FDA approves URAT1 inhibitor lesinurad to treat gout
A new treatment for gout that blocks the reabsorption of uric acid in the kidneys has been approved by the US Food and Drug Administration (FDA).
Lesinurad, marketed as Zurampic by AstraZeneca, has been approved for use in combination with a xanthine oxidase inhibitor, such as allopurinal, which reduce the production of uric acid in the body.
Gout is the result of excess uric acid in the blood stream (hyperuricaemia), which can lead to the formation of uric acid crystals that cause pain and swelling in the joints, usually beginning in the big toe. Lesinurad helps the body excrete more uric acid by inhibiting a receptor called URAT1 in the kidneys, reducing the amount of uric acid that is reabsorbed. In three phase III clinical trials involving 1,537 patients, lesinurad reduced serum uric acid levels more than placebo in patients who did not reach their treatment targets with a xanthine oxidase inhibitor alone.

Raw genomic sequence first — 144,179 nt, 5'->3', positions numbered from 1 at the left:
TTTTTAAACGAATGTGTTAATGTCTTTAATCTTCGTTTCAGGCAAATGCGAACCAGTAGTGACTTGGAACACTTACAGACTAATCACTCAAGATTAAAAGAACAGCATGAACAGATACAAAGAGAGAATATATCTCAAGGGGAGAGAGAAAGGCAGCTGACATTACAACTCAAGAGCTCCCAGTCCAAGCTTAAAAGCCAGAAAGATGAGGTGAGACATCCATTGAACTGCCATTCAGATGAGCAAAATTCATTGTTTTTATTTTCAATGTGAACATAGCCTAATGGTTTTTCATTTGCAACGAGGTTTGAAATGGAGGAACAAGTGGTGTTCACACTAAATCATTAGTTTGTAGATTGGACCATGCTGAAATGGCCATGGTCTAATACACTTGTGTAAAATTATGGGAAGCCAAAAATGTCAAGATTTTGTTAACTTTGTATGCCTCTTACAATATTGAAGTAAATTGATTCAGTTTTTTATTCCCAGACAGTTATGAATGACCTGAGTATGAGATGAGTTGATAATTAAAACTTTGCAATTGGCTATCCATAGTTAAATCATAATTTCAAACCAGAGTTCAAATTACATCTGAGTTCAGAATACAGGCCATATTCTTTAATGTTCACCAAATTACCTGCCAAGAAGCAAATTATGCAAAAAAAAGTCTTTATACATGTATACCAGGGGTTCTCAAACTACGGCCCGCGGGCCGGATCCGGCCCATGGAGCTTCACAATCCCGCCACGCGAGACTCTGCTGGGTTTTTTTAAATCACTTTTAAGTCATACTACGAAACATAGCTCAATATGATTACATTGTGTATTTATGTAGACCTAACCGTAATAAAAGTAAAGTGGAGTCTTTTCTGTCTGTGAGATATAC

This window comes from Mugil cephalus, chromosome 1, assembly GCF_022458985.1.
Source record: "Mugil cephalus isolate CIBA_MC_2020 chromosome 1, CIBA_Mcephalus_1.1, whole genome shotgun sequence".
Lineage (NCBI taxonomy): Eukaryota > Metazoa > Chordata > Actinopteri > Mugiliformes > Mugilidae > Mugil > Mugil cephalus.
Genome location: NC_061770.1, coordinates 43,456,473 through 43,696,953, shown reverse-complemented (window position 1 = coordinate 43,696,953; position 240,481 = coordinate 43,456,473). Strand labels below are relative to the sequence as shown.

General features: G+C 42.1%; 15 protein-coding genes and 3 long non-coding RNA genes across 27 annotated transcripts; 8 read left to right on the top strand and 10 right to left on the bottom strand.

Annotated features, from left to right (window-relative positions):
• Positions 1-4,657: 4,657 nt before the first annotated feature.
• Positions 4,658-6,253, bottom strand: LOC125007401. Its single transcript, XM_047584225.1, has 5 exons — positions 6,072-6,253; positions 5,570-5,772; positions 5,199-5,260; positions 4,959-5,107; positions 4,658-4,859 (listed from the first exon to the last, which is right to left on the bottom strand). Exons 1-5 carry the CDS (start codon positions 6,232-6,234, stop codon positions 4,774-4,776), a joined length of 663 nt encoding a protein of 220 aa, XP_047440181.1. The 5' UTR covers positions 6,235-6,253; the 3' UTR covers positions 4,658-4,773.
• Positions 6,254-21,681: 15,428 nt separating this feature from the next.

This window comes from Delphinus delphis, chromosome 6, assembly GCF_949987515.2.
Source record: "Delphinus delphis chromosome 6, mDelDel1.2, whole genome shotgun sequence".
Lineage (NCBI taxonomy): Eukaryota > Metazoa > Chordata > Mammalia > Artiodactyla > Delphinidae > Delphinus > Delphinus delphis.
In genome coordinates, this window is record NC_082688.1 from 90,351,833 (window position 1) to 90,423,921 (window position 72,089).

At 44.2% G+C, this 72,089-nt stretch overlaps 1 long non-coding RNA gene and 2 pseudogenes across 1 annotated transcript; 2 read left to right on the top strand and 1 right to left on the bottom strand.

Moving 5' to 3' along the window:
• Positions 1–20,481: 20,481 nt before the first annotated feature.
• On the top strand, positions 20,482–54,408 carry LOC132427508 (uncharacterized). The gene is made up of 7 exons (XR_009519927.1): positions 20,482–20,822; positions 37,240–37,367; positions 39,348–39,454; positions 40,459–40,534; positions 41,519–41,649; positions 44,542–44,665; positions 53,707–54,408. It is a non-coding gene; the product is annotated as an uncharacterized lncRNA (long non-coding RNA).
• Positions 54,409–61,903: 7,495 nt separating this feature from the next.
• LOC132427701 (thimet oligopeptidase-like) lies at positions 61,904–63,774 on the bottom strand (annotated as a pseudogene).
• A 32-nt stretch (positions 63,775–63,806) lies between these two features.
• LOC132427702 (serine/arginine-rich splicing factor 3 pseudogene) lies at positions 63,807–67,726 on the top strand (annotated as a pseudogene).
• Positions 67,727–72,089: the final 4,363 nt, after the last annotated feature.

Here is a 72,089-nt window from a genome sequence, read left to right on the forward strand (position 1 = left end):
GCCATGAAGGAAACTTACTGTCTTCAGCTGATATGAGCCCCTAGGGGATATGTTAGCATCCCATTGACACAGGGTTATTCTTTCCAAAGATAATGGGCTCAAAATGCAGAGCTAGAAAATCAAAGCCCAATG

“Combination therapy with Zurampic is an important addition to the medicines available to … help more gout patients reach their serum uric acid treatment targets, which may ultimately relieve their suffering from this painful disease,” says Lawrence Edwards, chairman of the US Gout and Uric Acid Education Society.
Lesinurad is administered as a 200mg tablet. The most common adverse reactions in clinical trials were headache, influenza, increased blood creatinine and gastroesophageal reflux disease.
In Europe, the drug was given a positive recommendation by the European Medicines Agency’s Committee for Medicinal products for Human Use on 17 December 2015 and awaits final approval by the European Commission.
Citation: The Pharmaceutical Journal DOI: 10.1211/PJ.2016.20200369